What parents need to know
Parents Need to Know
Parents need to know that while Farscape isn't as violent as some other science fiction series, there's a lot of conflict seething below the surface. Just about every character is part of a race, faction, or army that has at least one mortal enemy -- and often more. Many of the episodes are structured around these conflicts, making anger and aggression a common plot device. Battles are frequent and lead to injuries and loss of life. Watch for some occasional iffy language ("hell," "piss"), rare drunken behavior, and some sexual tension and cleavage-revealing clothing. Some of the aliens' extreme appearances might frighten younger kids.
What's the story?
When intrepid astronaut John Crichton (Ben Browder) blasts off from Earth aboard the experimental spaceship Farscape One, he accidentally falls through a wormhole and emerges on the far side of the universe, right in the middle of an interplanetary conflict. His own ship destroyed, Crichton finds refuge aboard an enormous living spaceship named Moya, which is crewed by an eclectic band of galactic rogues. Many of his new colleagues are just as displaced as the lost astronaut, and FARSCAPE follows their adventures as they try to return to their various home planets.
Is it any good?
The Australian import has similarities to many other sci-fi shows, with a team of adventurers encountering conflicts and crises as they explore the galactic frontier. But this one stands out thanks to its special effects and production values. Several of Moya's crew are Muppets, but never seem any less alive than the human actors. Meanwhile, the show's story lines manage to stay in the sweet spot between taking themselves too seriously and devolving into utter schlock. Crichton's tendency to make 20th-century pop culture references ranging from Die Hard to Monty Python is especially endearing.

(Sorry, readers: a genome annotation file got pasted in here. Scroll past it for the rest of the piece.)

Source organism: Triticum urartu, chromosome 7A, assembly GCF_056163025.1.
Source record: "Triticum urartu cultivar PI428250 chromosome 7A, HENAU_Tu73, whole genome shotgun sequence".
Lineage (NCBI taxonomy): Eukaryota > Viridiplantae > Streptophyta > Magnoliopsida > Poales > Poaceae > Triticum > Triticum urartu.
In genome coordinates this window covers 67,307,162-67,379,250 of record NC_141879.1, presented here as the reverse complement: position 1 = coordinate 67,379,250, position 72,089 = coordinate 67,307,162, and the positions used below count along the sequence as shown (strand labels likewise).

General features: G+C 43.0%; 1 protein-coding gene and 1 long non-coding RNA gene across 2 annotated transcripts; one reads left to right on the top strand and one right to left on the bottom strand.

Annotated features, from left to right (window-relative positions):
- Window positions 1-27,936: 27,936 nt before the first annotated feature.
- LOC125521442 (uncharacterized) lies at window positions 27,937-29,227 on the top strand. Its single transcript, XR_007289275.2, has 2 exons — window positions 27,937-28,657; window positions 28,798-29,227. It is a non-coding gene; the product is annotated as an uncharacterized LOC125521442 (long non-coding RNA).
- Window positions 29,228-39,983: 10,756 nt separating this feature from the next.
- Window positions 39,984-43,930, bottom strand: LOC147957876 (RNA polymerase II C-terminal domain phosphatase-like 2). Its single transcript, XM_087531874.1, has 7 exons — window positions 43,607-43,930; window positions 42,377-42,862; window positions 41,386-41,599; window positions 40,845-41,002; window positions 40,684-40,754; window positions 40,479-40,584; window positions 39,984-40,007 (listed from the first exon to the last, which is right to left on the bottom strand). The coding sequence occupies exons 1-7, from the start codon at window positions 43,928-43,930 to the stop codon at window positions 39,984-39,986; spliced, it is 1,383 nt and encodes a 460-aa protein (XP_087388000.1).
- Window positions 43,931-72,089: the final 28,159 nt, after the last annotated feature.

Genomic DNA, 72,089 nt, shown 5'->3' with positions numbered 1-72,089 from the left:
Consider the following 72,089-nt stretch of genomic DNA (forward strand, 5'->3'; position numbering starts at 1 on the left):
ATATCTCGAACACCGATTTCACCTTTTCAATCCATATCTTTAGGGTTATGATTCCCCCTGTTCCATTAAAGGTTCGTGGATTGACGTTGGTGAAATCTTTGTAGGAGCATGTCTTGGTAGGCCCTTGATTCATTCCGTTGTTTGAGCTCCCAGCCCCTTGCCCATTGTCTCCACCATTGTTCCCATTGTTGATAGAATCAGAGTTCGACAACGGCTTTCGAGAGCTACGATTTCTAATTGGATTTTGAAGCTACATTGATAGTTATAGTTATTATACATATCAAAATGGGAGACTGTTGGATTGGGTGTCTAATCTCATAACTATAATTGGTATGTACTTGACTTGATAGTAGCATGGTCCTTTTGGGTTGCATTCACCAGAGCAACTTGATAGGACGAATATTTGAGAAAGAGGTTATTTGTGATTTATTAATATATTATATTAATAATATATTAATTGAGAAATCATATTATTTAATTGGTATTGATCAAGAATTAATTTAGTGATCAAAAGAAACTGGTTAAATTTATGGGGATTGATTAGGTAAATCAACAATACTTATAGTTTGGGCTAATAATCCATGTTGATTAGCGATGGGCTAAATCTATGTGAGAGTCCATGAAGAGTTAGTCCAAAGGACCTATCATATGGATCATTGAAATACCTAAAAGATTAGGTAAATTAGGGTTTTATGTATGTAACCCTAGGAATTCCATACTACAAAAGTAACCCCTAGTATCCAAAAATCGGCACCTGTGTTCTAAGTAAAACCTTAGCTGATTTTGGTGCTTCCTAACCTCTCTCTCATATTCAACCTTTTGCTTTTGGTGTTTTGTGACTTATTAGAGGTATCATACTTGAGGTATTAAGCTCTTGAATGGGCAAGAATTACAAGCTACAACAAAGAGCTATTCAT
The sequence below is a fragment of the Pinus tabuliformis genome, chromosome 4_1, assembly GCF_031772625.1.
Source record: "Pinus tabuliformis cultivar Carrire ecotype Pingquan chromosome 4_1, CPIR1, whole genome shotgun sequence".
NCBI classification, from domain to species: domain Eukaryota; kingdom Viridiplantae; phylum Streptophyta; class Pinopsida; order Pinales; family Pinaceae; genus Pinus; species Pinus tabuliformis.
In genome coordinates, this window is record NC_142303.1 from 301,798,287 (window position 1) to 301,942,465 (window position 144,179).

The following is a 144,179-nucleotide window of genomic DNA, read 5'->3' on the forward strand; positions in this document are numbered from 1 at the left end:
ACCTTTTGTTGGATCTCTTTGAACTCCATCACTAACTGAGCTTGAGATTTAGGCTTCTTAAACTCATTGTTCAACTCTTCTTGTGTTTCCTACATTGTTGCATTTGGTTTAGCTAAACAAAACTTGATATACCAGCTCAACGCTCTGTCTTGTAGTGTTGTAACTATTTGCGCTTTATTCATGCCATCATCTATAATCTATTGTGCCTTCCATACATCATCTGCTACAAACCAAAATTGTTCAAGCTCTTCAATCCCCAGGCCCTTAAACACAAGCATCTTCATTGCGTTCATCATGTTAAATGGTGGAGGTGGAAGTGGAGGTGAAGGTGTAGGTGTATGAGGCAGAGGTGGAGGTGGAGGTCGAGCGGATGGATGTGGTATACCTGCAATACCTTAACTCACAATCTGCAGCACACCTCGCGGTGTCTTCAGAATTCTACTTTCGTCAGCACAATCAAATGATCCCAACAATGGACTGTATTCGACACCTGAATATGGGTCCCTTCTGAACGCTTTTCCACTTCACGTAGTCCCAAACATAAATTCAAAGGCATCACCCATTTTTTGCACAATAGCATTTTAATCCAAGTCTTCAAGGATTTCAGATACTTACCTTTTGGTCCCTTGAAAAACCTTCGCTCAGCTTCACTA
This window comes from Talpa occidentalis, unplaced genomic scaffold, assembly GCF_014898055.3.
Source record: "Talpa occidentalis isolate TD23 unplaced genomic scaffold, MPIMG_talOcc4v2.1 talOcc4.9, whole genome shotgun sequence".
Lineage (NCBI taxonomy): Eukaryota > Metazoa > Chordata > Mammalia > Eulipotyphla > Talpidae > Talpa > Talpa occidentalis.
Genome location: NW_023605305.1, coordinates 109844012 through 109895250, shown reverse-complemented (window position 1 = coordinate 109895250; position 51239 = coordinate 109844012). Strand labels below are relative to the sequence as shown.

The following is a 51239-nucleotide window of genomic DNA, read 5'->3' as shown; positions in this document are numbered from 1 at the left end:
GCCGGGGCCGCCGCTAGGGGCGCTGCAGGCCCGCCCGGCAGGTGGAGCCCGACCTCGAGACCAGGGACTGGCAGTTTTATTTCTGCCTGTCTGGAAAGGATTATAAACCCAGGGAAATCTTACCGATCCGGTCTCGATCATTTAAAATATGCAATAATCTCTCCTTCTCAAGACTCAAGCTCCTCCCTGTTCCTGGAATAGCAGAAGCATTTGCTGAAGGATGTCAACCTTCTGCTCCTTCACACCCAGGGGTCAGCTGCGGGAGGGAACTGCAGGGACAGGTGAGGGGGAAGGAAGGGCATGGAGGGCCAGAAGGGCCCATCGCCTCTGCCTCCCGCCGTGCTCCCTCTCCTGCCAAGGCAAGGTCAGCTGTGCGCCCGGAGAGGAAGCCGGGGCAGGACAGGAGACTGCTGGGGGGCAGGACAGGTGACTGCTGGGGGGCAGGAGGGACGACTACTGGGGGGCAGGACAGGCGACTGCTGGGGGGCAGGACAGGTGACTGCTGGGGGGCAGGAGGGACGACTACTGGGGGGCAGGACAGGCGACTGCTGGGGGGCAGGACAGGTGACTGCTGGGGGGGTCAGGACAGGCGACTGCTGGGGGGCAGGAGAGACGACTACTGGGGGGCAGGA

Farscape is a sophisticated series, and one that boasts an array of well-developed characters with unique back stories that explain how and why they ended up on the run. But as entertaining as the show is, its depth also makes it complex, and newbie viewers may have trouble following along -- let alone understanding the various reasons behind the warring factions -- if they don't start from the beginning. But overall, Farscape offers sci-fi fans a fun, inventive, and thoughtful foray into the universe.
Families can talk about...
Families can talk about science fiction. What is the history of the genre? What are its common themes? How does the story in this show compare to other popular TV science fiction shows?
Does bringing together this diverse group of species make conflicts between them more likely? How do they reconcile their various goals and agendas? When they work together, is it because their teamwork is best for the group or to achieve their own ends?